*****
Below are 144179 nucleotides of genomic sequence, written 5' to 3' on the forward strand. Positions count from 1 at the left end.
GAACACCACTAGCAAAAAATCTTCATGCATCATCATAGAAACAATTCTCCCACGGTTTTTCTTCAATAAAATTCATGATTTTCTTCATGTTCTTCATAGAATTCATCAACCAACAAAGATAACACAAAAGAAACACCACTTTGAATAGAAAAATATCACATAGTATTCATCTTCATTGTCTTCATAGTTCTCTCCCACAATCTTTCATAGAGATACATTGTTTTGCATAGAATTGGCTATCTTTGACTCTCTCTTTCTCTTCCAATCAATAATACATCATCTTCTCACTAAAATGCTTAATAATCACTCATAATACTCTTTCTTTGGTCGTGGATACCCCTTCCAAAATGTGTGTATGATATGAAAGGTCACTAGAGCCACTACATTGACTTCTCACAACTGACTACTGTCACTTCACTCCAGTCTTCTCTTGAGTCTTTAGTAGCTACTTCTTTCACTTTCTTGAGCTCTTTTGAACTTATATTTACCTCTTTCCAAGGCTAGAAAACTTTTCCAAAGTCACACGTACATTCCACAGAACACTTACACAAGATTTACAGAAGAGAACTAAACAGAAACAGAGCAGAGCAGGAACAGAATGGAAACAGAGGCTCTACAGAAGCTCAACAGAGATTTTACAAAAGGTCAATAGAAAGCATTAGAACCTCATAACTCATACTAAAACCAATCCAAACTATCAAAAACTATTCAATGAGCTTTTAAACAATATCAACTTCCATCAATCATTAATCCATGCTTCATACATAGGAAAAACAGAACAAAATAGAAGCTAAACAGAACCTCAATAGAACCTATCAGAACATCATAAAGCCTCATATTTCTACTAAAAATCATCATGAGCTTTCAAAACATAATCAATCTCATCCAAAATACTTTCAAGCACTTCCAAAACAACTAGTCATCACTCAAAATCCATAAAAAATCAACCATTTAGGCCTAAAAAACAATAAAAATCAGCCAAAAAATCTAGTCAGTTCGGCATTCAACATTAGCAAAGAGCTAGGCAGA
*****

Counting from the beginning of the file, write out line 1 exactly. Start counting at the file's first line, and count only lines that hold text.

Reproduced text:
Below are 144179 nucleotides of genomic sequence, written 5' to 3' on the forward strand. Positions count from 1 at the left end.